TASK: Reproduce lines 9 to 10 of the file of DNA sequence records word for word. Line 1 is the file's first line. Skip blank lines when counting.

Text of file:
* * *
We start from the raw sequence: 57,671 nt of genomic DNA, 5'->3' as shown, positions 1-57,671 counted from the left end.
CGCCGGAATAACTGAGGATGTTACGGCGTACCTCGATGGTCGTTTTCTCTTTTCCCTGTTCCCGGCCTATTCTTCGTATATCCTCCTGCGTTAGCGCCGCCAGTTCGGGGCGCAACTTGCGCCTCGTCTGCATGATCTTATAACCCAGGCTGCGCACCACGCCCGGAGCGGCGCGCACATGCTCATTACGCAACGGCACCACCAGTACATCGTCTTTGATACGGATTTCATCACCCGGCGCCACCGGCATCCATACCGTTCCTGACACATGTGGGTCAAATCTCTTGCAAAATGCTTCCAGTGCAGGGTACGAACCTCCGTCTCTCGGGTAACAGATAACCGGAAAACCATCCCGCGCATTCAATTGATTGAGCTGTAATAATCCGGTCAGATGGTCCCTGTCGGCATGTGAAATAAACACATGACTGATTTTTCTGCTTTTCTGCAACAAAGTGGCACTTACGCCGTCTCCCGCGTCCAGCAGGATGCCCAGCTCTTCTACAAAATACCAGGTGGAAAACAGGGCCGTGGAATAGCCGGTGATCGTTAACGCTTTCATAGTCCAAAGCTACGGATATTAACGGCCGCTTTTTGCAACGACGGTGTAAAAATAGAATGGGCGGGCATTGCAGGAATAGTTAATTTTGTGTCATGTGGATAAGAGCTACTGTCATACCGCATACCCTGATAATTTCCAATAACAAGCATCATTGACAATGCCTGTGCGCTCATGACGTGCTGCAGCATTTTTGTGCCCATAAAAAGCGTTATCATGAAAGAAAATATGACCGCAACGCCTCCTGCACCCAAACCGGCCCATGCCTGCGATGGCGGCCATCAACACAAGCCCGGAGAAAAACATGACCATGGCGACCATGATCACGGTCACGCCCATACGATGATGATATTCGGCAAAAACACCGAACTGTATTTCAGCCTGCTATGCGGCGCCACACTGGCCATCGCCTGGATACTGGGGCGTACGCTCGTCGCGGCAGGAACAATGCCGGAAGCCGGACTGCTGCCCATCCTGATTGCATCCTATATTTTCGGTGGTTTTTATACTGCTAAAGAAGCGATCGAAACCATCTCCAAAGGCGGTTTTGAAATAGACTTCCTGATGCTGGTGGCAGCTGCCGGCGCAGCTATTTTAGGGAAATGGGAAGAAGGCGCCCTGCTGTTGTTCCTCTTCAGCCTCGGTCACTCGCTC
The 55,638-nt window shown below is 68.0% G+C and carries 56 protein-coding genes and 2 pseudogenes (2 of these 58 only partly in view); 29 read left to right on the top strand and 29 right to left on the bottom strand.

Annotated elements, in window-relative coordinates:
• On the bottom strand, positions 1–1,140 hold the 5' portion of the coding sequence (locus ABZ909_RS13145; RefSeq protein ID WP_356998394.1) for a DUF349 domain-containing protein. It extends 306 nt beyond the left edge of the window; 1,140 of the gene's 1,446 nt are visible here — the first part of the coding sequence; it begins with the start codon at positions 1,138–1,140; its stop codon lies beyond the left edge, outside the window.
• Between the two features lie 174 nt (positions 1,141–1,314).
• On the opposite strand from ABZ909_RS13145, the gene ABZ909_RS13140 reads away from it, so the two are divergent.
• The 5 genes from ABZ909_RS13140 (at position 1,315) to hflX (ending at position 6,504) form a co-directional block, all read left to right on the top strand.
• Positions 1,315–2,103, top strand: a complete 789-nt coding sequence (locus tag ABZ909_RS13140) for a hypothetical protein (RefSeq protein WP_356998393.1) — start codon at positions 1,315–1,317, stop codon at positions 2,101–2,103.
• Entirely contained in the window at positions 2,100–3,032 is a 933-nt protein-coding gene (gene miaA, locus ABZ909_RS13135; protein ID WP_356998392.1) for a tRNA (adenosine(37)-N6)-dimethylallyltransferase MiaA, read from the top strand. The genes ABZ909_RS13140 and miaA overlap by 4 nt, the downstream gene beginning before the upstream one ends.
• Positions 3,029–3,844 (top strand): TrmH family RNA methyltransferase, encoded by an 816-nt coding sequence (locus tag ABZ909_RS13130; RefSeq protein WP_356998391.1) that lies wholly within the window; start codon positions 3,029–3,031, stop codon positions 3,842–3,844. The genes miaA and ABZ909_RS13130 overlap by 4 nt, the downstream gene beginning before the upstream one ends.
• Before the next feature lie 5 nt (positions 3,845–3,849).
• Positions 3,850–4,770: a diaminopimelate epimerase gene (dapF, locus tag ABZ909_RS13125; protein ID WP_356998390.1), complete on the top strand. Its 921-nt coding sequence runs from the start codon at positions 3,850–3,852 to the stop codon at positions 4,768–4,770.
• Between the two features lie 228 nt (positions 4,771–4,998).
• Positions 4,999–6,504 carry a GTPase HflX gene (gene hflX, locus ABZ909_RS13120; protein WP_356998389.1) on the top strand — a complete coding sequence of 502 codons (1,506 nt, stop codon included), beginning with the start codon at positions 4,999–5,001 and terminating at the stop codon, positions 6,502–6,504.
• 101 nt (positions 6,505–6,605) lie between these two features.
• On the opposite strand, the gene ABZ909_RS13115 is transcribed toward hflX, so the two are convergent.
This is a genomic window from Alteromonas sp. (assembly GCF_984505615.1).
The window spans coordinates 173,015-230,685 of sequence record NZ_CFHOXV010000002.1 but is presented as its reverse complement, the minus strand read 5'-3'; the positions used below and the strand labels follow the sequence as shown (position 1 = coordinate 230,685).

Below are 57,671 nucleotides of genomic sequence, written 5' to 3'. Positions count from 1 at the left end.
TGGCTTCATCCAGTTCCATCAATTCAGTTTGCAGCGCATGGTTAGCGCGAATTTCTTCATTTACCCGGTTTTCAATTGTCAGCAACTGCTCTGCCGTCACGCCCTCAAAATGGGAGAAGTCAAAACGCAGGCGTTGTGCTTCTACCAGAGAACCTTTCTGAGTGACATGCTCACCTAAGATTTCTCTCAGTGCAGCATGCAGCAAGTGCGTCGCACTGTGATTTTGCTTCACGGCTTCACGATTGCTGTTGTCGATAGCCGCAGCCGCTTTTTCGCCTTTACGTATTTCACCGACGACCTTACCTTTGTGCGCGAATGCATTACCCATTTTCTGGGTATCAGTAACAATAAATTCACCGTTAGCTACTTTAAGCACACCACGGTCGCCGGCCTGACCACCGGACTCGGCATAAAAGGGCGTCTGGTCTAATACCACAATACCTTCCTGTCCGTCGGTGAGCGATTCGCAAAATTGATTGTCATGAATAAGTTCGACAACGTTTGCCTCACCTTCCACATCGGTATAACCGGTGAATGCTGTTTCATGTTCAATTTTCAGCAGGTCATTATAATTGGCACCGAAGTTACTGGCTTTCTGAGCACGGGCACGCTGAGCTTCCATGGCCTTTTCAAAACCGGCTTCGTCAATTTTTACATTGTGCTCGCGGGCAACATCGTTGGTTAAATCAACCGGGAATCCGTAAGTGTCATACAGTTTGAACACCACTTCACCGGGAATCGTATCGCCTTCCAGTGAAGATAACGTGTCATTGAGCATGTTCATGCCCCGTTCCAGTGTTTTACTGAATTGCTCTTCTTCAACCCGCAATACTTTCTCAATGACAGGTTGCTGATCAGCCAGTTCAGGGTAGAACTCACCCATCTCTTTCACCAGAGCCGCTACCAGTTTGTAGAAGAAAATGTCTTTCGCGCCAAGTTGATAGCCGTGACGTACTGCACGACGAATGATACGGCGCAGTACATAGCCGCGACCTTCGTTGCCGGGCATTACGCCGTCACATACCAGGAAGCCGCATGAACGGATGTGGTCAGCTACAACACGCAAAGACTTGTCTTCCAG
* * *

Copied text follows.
• Positions 1,315–2,103, top strand: a complete 789-nt coding sequence (locus tag ABZ909_RS13140) for a hypothetical protein (RefSeq protein WP_356998393.1) — start codon at positions 1,315–1,317, stop codon at positions 2,101–2,103.
• Entirely contained in the window at positions 2,100–3,032 is a 933-nt protein-coding gene (gene miaA, locus ABZ909_RS13135; protein ID WP_356998392.1) for a tRNA (adenosine(37)-N6)-dimethylallyltransferase MiaA, read from the top strand. The genes ABZ909_RS13140 and miaA overlap by 4 nt, the downstream gene beginning before the upstream one ends.